Polycystic ovary syndrome (PCOS) is the most frequent cause of female infertility. It is also characterized by metabolic defects that raise the risk for cardiovascular disease. Despite the progress in the definition of the clinical aspects of the syndrome, only very few definite data are available about the ethiopathogenetic mechanisms that subtend PCOS. It is likely that the PCOS phenotype derives from the interaction between environmental and genetic factors. While environmental factors have easily been investigated, the individuation of the genetic factors seem to be more complex. Indeed, PCOS appears to be inherited as a complex, polygenic trait. Several family studies have been conducted with the aim to clarify the genetic aspects of PCOS, but their findings are often conflicting and not conclusive.Moreover, it is difficult to establish with certainty which genes are involved and their effective role in the development of the syndrome because in PCOS, genetic analysis is hampered by low fecundity, lack of a male phenotype, absence of an animal model, and dissimilarity of the diagnostic criteria used to select the patients. Since multiple biochemical pathways are implicated in PCOS pathogenesis, genes of steroid hormone metabolism, gonadotropin release and action, insulin secretion and action, adipose tissue metabolism and others have been investigated. Nevertheless, none of them seems to play a key role in the ethiopathogenesis of PCOS. This article reviews the large body of literature generated to support the presence of genetic abnormalities in PCOS women by taking in consideration the most important studies regarding PCOS candidate genes.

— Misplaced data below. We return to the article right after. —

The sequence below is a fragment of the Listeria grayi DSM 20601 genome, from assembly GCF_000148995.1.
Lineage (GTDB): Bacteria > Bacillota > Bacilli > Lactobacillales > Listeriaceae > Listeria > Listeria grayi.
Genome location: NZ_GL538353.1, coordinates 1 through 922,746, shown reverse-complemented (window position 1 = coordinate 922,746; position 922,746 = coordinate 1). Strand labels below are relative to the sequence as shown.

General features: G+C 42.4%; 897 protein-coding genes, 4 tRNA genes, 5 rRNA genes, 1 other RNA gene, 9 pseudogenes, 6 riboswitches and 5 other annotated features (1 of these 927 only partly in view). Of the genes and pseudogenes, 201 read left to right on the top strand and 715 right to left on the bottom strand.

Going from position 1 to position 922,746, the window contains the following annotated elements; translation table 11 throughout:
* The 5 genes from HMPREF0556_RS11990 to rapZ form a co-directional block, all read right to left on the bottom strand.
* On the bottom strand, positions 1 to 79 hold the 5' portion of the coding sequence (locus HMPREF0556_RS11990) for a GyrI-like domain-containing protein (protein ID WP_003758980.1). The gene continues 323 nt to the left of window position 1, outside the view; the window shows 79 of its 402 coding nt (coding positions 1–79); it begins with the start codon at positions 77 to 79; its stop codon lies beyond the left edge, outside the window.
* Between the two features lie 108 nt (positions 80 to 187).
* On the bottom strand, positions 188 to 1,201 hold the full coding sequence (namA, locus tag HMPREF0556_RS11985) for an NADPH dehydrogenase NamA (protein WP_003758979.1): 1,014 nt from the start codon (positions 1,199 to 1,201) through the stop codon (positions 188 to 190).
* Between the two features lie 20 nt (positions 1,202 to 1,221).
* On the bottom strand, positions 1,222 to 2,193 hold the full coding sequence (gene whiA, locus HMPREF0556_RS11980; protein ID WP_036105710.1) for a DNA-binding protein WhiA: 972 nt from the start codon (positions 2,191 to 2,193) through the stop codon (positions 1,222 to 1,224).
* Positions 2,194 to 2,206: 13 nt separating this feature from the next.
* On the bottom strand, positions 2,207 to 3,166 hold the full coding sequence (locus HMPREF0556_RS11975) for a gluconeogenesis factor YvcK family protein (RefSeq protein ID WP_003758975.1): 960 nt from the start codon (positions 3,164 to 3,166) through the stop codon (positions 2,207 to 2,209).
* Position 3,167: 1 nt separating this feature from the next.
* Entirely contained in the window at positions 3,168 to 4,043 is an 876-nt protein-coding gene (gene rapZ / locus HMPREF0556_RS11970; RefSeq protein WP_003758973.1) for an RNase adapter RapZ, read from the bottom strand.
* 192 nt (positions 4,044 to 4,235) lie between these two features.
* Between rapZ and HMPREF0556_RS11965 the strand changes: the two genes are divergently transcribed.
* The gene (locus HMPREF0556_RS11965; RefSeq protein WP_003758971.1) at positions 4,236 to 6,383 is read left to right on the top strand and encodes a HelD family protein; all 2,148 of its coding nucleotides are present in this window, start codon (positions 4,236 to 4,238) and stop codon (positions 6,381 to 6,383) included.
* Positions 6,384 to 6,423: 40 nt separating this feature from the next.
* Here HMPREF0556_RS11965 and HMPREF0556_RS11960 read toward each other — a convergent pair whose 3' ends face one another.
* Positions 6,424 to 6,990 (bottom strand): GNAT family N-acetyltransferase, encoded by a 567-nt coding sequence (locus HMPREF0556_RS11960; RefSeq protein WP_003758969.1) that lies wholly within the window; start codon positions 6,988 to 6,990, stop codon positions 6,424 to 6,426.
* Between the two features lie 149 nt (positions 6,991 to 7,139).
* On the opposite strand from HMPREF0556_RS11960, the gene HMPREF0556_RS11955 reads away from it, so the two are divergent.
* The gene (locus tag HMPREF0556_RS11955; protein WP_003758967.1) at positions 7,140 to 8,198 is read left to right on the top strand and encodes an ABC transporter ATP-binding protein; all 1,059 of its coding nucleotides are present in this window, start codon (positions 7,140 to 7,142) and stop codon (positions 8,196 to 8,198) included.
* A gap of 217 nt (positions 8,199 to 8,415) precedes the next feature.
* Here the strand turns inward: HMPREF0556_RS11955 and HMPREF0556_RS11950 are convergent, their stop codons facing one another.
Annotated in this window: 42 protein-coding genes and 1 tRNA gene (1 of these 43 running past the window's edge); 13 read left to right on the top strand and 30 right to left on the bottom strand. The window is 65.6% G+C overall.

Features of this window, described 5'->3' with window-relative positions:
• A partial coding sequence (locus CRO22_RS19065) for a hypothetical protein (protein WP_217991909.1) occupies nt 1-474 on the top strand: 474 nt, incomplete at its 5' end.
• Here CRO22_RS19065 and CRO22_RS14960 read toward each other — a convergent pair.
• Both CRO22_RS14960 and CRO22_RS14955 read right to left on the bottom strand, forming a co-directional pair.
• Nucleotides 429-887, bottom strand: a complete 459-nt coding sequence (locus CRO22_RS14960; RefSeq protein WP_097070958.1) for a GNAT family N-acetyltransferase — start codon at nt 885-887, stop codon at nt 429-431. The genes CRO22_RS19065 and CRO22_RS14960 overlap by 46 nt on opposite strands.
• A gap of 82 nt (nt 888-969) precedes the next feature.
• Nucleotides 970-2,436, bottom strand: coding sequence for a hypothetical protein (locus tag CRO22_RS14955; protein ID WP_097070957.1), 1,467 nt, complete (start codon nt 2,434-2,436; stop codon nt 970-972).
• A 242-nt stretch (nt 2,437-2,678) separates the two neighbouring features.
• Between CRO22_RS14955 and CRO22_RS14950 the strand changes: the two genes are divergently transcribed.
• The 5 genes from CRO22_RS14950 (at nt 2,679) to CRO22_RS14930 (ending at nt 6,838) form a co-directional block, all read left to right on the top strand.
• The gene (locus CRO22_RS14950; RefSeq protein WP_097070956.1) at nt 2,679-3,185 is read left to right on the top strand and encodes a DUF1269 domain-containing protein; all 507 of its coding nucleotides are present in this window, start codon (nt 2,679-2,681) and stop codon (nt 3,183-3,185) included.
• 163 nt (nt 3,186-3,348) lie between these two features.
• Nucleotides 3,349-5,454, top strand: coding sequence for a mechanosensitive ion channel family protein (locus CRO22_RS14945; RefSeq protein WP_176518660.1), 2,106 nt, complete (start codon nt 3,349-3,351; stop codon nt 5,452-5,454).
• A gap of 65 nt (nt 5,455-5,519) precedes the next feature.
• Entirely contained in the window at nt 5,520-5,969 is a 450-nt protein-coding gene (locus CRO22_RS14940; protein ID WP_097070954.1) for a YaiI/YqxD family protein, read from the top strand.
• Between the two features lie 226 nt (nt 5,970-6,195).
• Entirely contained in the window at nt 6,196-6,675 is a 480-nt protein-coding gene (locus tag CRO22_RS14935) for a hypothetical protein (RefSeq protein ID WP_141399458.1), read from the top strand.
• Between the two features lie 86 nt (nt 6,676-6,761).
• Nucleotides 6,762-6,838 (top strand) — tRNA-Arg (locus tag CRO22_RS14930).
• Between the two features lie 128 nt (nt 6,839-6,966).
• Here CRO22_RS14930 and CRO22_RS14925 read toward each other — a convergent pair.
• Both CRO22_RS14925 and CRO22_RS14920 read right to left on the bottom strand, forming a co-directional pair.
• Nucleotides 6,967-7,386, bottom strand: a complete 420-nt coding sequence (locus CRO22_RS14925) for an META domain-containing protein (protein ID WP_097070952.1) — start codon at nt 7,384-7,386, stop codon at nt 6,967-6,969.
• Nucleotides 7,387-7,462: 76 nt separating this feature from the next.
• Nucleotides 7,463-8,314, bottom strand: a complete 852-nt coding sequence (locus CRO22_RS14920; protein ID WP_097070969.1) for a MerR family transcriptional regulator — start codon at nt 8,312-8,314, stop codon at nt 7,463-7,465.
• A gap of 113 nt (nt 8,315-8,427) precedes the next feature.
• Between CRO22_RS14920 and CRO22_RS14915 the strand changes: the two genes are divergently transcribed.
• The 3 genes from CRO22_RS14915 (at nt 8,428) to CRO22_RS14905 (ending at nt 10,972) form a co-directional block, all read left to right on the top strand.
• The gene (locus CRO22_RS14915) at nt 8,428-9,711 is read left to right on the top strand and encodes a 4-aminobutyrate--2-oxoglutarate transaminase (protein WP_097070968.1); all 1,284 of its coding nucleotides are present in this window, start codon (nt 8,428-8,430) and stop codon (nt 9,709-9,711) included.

|Titolo:||Understanding polycystic ovarian syndrome pathogenesis: an updated of its genetic aspects|
|Data di pubblicazione:||2011|
|Appare nelle tipologie:||1.1 Articolo in rivista|